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Workouts

How to Build Workouts to be Race Ready

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Do Workouts and Get Race Ready

Now that you have the foundation, the frame and the walls, you can start having some fun with the design. Workouts are what turn an ordinary house into something spectacular.

Basic Workout Principles

To the mix of easy runs, a long run and strides, add one workout a week at first, and work up to two if you are advanced (with the second falling during the long run). Workouts come in all shapes and sizes, but at their core, they all involve sustaining moderate to hard efforts multiple times (or just once if you are doing a fast tempo run, sustained long run or race).

They improve running economy and aerobic fitness, like other types of running, with the added benefit of kicking your lactate threshold and VO2 Max into high gear. These higher-intensity energy systems allow your body to push harder, faster and longer—as long as you don’t get injured from the increased demands on your musculo-skeletal system or burnt out from the increased mental energy it takes to make it hurt a little bit.

Short Intervals

Start with short and simple intervals before building to longer and more complex efforts. The shorter focus at first is because you want to run all of these intervals with proper running mechanics. In shorter intervals, you can focus on staying smooth and effortless, since they are just an extension of the strides you have been doing for weeks or months.

For most athletes, 10 x 1-minute fast with 1-minute easy recovery is a great place to start, with intervals on any type of terrain (if you want to get faster, run them on flat or rolling trails; if you want to get stronger, run them on uphills and downhills). The next week, increase the number of intervals, before lengthening them to two minutes the next week, and three minutes the next.

You are ready to move on from the short, fast intervals when you reach 30 minutes of total fast sections—completing a workout like 10 x 3 minutes and feeling smooth and comfortable. All of these short intervals primarily work VO2 Max, but with some lactate threshold thrown in. Your running economy will likely skyrocket as you start adding the harder workouts—it’s not uncommon for major breakthroughs to take place in the first few weeks of workouts.

Longer Intervals

As your body adapts, you can add longer, lower-intensity intervals, like 6 x 5 minutes with 3-minutes recovery, 3 x 10 minutes with 5-minutes recovery or even longer tempos between 20 minutes and an hour in length. If you are adding a second workout to the week, you can incorporate these workouts into your long run as well. Your total weekly running volume can drop slightly, but don’t let it drop much. While workouts are great for short-term breakthroughs, long-term success is founded on sustained training volume.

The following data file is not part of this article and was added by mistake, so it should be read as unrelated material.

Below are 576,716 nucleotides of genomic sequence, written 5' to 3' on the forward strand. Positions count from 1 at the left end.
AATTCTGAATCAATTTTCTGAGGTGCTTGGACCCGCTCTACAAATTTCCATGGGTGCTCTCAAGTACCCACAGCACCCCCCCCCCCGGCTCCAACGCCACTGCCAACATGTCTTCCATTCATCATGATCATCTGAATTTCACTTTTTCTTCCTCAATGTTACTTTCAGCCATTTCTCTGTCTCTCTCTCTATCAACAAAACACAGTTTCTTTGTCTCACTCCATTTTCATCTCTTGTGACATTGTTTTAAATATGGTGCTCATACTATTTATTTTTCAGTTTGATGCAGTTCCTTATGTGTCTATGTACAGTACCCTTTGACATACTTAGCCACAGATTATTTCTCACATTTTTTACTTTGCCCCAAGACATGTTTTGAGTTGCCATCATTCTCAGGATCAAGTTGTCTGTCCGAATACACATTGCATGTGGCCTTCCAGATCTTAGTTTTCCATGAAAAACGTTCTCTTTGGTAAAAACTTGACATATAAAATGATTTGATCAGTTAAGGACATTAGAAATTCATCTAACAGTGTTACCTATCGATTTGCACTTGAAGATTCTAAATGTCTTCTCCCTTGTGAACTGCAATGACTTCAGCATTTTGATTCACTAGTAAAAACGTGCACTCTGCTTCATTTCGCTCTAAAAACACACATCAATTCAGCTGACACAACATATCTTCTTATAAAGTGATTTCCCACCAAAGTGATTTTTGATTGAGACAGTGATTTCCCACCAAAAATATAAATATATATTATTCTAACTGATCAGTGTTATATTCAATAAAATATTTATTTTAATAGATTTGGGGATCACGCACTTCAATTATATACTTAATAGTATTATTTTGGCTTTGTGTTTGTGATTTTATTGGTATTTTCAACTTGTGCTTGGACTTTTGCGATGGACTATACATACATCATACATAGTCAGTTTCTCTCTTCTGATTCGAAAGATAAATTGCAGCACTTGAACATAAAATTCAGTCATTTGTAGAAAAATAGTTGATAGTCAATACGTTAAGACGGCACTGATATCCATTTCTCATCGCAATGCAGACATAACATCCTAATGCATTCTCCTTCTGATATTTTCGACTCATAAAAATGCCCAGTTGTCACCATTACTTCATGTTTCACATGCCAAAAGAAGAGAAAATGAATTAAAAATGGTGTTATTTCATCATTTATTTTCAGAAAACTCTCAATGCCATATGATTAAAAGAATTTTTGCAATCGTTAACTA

Trail-Specific Workout Concepts

But what about the track and pace-based intervals? While that stuff might be helpful at the margins, it is not necessary to be the best trail runner you can be and it could increase injury risk. The track is the hamster wheel of running training, with monotonous motions. Monotony is boring and constant left (or right) turns can increase exposure to overuse injuries. Pace similarly is not important for trail training—since trail races are all different types of terrain, focusing on pace numbers is not necessary. Plus, the incessant judgment of a watch adds unneeded stress.

Instead, focus on effort. Short intervals should be moderately hard at aerobic capacity, breathing hard near the peak of your respiration rate. Long intervals should be moderate, where you can say a sentence or two, but would prefer to be silent. Trail-running training is an art, so don’t try to make it a boring, counter-productive science.

Length of Workout Phase

There is no perfect recipe for how long the workout phase should be. Ideally, it’ll be about the same amount of time you spent building your endurance and resilience. So if you spent two months after the base period doing aerobic threshold work, spend two months doing workouts. However, this is the one phase where it is not OK to linger. Err on the side of fewer workouts, not more, since workouts are the riskiest part of training in terms of injuries and burn out.

SHORT-INTERVAL WORKOUT PROGRESSION

Workouts build on top of the foundation phase, which involves lots of strides but little sustained speed. By starting with short intervals and building up, you can use the energy systems that you have already primed in training. Then, subsequent workouts can build on top of other workouts to let you really use your newfound speed. Start and end each run with a warm up and cool down of at least 15 minutes of easy running. On all of the intervals, focus on sustainable speed—you always want to finish each interval and workout session thinking you could have done more. Here is a sample progression, though you can change things to fit your timing and structure.

Workout 1: 10 x 1 minute fast/1 minute easy
Workout 2: 20 x 1 minute fast/1 minute easy
Workout 3: 10 x 2 minutes fast/2 minutes easy
Workout 4: 12 x 2 minutes fast/1 minute easy
Workout 5: 8 x 3 minutes fast/2 minutes easy
Workout 6: 10 x 3 minutes fast/1 minute easy

LONG-INTERVAL WORKOUT PROGRESSION

Long intervals come after you have built up your speed using short intervals. Unless you are an advanced athlete, you don’t want to spend too long doing long intervals since they come with enhanced injury risk. Focus on relaxed speed, rather than straining. Remember, comfortable is sustainable, and you race at a sustainable effort.

Workout 1: 5 x 5 minutes moderate/2 minutes easy
Workout 2: 3 x 8 minutes moderate/4 minutes easy
Workout 3: 3 x 10 minutes moderate/3 minutes easy
Workout 4: 1 hour moderate